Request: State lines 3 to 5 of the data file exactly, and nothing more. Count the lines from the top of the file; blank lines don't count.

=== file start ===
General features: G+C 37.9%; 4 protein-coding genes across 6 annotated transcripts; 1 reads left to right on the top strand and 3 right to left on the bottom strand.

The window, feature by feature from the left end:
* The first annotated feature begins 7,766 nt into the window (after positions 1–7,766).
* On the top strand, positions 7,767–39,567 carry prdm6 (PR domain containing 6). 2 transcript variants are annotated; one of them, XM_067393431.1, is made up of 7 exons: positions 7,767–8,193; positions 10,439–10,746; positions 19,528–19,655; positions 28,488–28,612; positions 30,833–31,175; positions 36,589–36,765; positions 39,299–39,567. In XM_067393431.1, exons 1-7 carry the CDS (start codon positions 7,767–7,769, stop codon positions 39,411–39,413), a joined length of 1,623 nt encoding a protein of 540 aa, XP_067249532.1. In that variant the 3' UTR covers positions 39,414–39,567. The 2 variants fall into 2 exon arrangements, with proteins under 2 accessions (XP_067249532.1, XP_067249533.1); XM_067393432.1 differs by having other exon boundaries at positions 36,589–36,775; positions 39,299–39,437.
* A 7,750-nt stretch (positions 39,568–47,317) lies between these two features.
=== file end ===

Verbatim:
* The first annotated feature begins 7,766 nt into the window (after positions 1–7,766).
* On the top strand, positions 7,767–39,567 carry prdm6 (PR domain containing 6). 2 transcript variants are annotated; one of them, XM_067393431.1, is made up of 7 exons: positions 7,767–8,193; positions 10,439–10,746; positions 19,528–19,655; positions 28,488–28,612; positions 30,833–31,175; positions 36,589–36,765; positions 39,299–39,567. In XM_067393431.1, exons 1-7 carry the CDS (start codon positions 7,767–7,769, stop codon positions 39,411–39,413), a joined length of 1,623 nt encoding a protein of 540 aa, XP_067249532.1. In that variant the 3' UTR covers positions 39,414–39,567. The 2 variants fall into 2 exon arrangements, with proteins under 2 accessions (XP_067249532.1, XP_067249533.1); XM_067393432.1 differs by having other exon boundaries at positions 36,589–36,775; positions 39,299–39,437.
* A 7,750-nt stretch (positions 39,568–47,317) lies between these two features.